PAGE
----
Learning Haskell and FP

Michael Zawrotny zawrotny@gecko.sb.fsu.edu
Wed, 03 Jan 2001 11:26:53 -0500

Paul Hudak <paul.hudak@yale.edu> wrote:
> Thanks to everyone for their comments regarding "GITH".  I conclude
> that:
> -- it is useful to people who have previously programmed in Scheme
>    or some other functional language
> -- it is a difficult read for those not familiar with FP concepts,
>    and certainly not appropriate for novice programmers
> -- given the dearth of free documentation on Haskell, it serves a
>    useful purpose
> -- the title is misleading
> Also thanks to George Russell for reminding me that the intro states
> clearly that:
> > Our goal is to provide a gentle introduction to Haskell for someone 
> > who has experience with at least one other language, preferably a 
> > functional language (even if only an "almost-functional" language 
> > such as ML or Scheme).

GITH was a bit much for me.  However, I have a slightly different
take on the reason why.  My original background (undergrad
and PhD) is in biochemistry.  Most of my programming, etc. is
self-taught, although I got through about third year's worth of
course work for an undergrad CS degree while I was at my previous
job.  In the course of teaching myself various things, I dabbled
in both scheme and common lisp and more recently in SML and OCaml
(and obviously Haskell as well).

The reason that I found GITH difficult wasn't that the concept
of programming with functions/functional style was new to
me.  What got me was that the concepts and notations were much
more "mathematical" than "programmatic".  In my explorations
of various languages, my experience with introductions to
scheme/CL has mostly been that they tend to show how to do
things that are familiar to imperative programmers, plus all
of the things that you can do with functions as first class
values.  With intros to SML, OCaml and Haskell, there is a
much greater emphasis on types, type systems, and provable
program correctness.  The main difference being the emphasis
on doing familiar things in a better way followed by some new
things (scheme/lisp intros) versus throwing you into what may
be completely uncharted territory (formal type systems, monads,
functors) in SML/OCaml/Haskell intros.

There also seems to be the tendency to assume that the meaning of
a type signature like
 map                     :: (a->b) -> [a] -> [b]
is inherently obvious.  To someone unfamiliar with HM type
systems and whose last course in mathematics was more than a
decade ago, it might as well be greek.

The thing that I would most like to see would entitled "A
Practical Guide to Haskell" or something of that nature.  After
working through some of the online tutorials and a fair portion
of "Craft of Functional Programming", I thought, "Ok, I do most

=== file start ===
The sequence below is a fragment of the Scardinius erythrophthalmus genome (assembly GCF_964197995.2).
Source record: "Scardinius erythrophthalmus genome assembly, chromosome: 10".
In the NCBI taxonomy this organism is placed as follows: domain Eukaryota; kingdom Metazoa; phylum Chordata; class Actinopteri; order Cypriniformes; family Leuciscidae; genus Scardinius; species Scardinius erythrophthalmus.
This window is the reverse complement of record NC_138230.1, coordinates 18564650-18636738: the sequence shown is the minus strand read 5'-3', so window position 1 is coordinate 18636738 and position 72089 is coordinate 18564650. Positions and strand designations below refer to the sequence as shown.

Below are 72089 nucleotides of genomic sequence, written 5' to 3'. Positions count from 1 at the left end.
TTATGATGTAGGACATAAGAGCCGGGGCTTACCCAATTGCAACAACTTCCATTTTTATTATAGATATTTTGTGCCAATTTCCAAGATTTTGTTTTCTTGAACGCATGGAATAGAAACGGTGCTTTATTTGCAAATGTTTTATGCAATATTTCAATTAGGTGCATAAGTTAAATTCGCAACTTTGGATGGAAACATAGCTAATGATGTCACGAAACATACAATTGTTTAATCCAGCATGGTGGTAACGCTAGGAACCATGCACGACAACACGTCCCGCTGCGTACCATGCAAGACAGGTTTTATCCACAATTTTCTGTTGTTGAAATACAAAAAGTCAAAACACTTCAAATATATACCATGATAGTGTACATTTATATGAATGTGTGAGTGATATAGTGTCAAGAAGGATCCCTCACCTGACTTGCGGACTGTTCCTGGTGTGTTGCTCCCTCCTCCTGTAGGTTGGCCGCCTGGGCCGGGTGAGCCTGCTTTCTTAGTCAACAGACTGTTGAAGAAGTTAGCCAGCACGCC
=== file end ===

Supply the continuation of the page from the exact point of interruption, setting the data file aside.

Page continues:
of these excercises, and am comfortable.  Let's try that utility
program I've been thinking about for the last couple weeks."
What I ran into was scenarios like the ones listed below (some of
which have since been solved):

1.  How the #$!? do I read some data from a file.  Good, I've
got the data, now I can work on it.  Nope, now I have an "IO
thingie" whatever that is, but all of the standard functions want
a regular "thingie" now what?

2.  I need to do some XML processing.  Go to haskell.org, find
links to HaXML and install it.  Try to use it...  Nope, no
documentation that is understandable to me.  Ok, look at the
source to the one demo program that does something close to
what I want.  Nope, it was written in the "It's functional and
therefore self-documenting" style.  (Note, this is not intended
to be a shot at the implementors of HaXML.  It is clear from
the description of the library and the functions of the included
programs that the library is complete and well thought out.  I
am also sure that someone already fluent in Haskell who is used
to looking at type signatures to deduce the purpose of a function
can do sophisticated things with it.  My only criticism was that
it wasn't approachable to someone who is starting to feel somewhat
comfortable with Haskell and wants to "do" something useful with it, 
as opposed to exercises from a book or tutorial.)

3.  I gave up on Haskell for that particular utility and wrote it

One is tempted to come to the conclusion that Haskell is not
suited for "normal" programmers writing "normal" programs.  I
don't necessarily think that is true, but it is difficult for
someone who is used to imperative/OO style programming and has
dabbled in impure functional languages.

To be fair, I had almost the same reaction to SML/OCaml when I
first encountered them.  Working on Haskell and reading "Craft"
made it much easier to go back and look at them again.  It's
probably that in the spectrum of imperative ----> functional
languages, scheme/CL are farther to the left than SML/OCaml,
which is still left of Haskell.  In the case of someone like me
coming from C, C++, perl, python, etc., the extreme right is
inherently much less familiar territory than the middle ground.
The tendency of the written materials to get more mathematical as
one moves to the right also exacerbates the problem.

That was my reaction when I read GITH and some of the other
introductory material around.  A lot of this probably is
more relevant to the people who are thinking of writing
a lower-level intro than it is to the next edition of

My plea is for people include introductory material for people
who know how to program in general and want to do mundane tasks
in Haskell as opposed to C, Python, or whatever other language.


Michael Zawrotny
411 Molecular Biophysics Building
Florida State University		| email:  zawrotny@sb.fsu.edu
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